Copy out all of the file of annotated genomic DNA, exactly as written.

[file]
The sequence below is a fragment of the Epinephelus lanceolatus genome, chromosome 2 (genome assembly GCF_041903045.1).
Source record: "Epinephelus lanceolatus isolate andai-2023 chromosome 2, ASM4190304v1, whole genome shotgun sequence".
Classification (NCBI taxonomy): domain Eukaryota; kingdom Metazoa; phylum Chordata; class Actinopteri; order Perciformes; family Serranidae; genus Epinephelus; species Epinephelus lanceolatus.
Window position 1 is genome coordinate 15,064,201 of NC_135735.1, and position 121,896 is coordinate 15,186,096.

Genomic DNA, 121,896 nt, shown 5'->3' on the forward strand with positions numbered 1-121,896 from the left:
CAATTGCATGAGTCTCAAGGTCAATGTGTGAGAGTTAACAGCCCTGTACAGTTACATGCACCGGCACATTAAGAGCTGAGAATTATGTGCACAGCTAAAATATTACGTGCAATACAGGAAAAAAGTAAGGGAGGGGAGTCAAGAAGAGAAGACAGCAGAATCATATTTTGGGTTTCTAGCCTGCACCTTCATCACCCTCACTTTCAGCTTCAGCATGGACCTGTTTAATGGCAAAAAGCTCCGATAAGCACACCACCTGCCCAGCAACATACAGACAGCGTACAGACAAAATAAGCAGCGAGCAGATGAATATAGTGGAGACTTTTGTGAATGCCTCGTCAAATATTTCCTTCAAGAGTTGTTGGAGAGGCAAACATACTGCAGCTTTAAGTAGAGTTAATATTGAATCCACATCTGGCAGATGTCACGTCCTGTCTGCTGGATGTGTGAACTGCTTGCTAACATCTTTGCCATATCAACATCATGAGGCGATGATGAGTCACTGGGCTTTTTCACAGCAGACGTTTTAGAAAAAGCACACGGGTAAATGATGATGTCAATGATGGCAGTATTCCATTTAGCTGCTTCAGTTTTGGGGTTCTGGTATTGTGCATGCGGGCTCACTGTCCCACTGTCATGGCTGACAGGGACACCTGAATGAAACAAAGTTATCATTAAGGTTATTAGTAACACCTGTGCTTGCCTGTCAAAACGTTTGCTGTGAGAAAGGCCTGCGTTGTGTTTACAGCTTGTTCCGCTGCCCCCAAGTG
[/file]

The sequence below is a fragment of the Epinephelus lanceolatus genome, chromosome 2 (genome assembly GCF_041903045.1).
Source record: "Epinephelus lanceolatus isolate andai-2023 chromosome 2, ASM4190304v1, whole genome shotgun sequence".
Classification (NCBI taxonomy): domain Eukaryota; kingdom Metazoa; phylum Chordata; class Actinopteri; order Perciformes; family Serranidae; genus Epinephelus; species Epinephelus lanceolatus.
Window position 1 is genome coordinate 15,064,201 of NC_135735.1, and position 121,896 is coordinate 15,186,096.

Genomic DNA, 121,896 nt, shown 5'->3' on the forward strand with positions numbered 1-121,896 from the left:
CAATTGCATGAGTCTCAAGGTCAATGTGTGAGAGTTAACAGCCCTGTACAGTTACATGCACCGGCACATTAAGAGCTGAGAATTATGTGCACAGCTAAAATATTACGTGCAATACAGGAAAAAAGTAAGGGAGGGGAGTCAAGAAGAGAAGACAGCAGAATCATATTTTGGGTTTCTAGCCTGCACCTTCATCACCCTCACTTTCAGCTTCAGCATGGACCTGTTTAATGGCAAAAAGCTCCGATAAGCACACCACCTGCCCAGCAACATACAGACAGCGTACAGACAAAATAAGCAGCGAGCAGATGAATATAGTGGAGACTTTTGTGAATGCCTCGTCAAATATTTCCTTCAAGAGTTGTTGGAGAGGCAAACATACTGCAGCTTTAAGTAGAGTTAATATTGAATCCACATCTGGCAGATGTCACGTCCTGTCTGCTGGATGTGTGAACTGCTTGCTAACATCTTTGCCATATCAACATCATGAGGCGATGATGAGTCACTGGGCTTTTTCACAGCAGACGTTTTAGAAAAAGCACACGGGTAAATGATGATGTCAATGATGGCAGTATTCCATTTAGCTGCTTCAGTTTTGGGGTTCTGGTATTGTGCATGCGGGCTCACTGTCCCACTGTCATGGCTGACAGGGACACCTGAATGAAACAAAGTTATCATTAAGGTTATTAGTAACACCTGTGCTTGCCTGTCAAAACGTTTGCTGTGAGAAAGGCCTGCGTTGTGTTTACAGCTTGTTCCGCTGCCCCCAAGTG